Washington State’s Brock Motum excels during exhibition tour of his homeland

Maybe it's that his team didn't get much TV exposure last year. Maybe it's that his game is more substance than style.

Either way, Washington State forward Brock Motum enters his senior season as one of the Pac-12's best-kept secrets despite averaging 18.0 points and shooting almost 40 percent from behind the arc last season.

Motum may not toil in obscurity much longer, however, if his play during Washington State's exhibition tour of his native Australia is any indication.

The 6-foot-10 senior-to-be scored at least 21 points in all five of the Cougars' games, a brilliant eight-day stretch highlighted by his 41-point onslaught Tuesday in an 86-81 loss to Cairns Taipans. Motum sank 13 of 19 shots from the field and sank 12 of 16 foul shots before fouling out late in the fourth quarter, helping Washington State claw back from a double-digit first-half deficit to make a game of it.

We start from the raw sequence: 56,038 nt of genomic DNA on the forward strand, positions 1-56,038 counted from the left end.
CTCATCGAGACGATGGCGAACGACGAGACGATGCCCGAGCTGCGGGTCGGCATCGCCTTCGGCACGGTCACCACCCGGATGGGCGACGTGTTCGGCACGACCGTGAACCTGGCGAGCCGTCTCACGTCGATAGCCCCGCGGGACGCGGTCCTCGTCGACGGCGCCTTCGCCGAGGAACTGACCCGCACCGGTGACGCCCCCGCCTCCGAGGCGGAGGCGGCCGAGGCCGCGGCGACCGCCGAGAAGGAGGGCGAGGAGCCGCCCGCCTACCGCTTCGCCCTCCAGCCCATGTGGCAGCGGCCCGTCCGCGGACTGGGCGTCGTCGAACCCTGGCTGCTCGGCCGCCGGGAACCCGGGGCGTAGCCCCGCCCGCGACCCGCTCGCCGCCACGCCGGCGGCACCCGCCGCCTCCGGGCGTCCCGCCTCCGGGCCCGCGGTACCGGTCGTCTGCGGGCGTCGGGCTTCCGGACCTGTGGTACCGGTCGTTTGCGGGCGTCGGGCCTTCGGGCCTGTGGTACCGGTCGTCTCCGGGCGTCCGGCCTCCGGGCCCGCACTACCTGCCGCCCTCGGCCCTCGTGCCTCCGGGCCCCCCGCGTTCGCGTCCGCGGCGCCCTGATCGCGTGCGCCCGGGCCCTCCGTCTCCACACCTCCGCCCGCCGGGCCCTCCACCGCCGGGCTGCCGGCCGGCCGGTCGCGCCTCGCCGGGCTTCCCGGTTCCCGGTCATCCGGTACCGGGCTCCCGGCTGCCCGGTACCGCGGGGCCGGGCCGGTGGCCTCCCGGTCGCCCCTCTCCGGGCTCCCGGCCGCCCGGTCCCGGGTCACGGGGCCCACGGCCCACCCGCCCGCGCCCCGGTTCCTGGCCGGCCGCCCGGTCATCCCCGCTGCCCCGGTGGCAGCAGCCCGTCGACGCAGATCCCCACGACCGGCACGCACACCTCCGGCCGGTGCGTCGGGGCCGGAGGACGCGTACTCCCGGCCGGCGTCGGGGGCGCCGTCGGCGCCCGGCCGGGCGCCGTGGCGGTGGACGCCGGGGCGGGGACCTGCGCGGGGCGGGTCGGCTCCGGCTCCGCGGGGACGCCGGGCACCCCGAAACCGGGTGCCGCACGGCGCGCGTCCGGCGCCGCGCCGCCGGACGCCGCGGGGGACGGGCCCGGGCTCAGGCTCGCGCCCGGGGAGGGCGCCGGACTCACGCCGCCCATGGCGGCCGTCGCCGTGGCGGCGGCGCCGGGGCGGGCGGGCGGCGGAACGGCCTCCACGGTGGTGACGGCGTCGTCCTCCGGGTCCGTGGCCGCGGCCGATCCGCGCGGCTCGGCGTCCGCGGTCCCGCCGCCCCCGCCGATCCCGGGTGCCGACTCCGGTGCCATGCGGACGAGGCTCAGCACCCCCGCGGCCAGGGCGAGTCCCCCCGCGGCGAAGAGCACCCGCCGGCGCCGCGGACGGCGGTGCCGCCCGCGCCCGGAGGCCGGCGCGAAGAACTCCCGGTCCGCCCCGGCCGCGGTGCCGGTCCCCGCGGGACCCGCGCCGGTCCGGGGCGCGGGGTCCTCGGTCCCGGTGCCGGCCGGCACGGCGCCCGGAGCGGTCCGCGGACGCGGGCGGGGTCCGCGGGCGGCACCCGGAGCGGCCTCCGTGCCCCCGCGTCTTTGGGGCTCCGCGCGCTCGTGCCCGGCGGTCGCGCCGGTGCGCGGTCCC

What made the week even more exciting for Motum was he got to introduce his college teammates to some of his favorite spots in his home country. Furthermore, Motum had a large contingent of friends and family at Monday night's 77-66 loss to his hometown Brisbane Spartans.

"A lot of the crowd tonight at the game was either my family or friends, which was a nice homecoming to see so many of them come out and support us," Motum wrote on the team's blog on the Washington State athletics site. "The stadium was about 10-15 minutes away from my house so the majority of the stands were full of people I knew."

The return of Motum and fellow senior Reggie Moore have folks at Washington State cautiously optimistic that next season's team could challenge for a top-six Pac-12 finish. Motum and Moore will form a potent one-two punch, but they'll need role players to fill in holes around them.

Guard DaVonte Lacy must improve his ball handling and erratic outside shooting. Kansas transfer Royce Woolridge and oft-injured Mike Ladd also need to make an impact in the backcourt. And Australian big man James Hunter, a late recruit for Ken Bone and his staff, must be ready to contribute to give Washington State frontcourt depth behind Motum and D.J. Shelton.

The success Washington State assistant Ben Johnson has enjoyed recruiting Australia recently provides one more reason why Motum's big numbers this week may prove fruitful. Any potential recruits in Australia who watched Motum excel at Washington State may now find it easier to imagine trading the warm weather of the Land Down Under for the frozen tundra of the Palouse.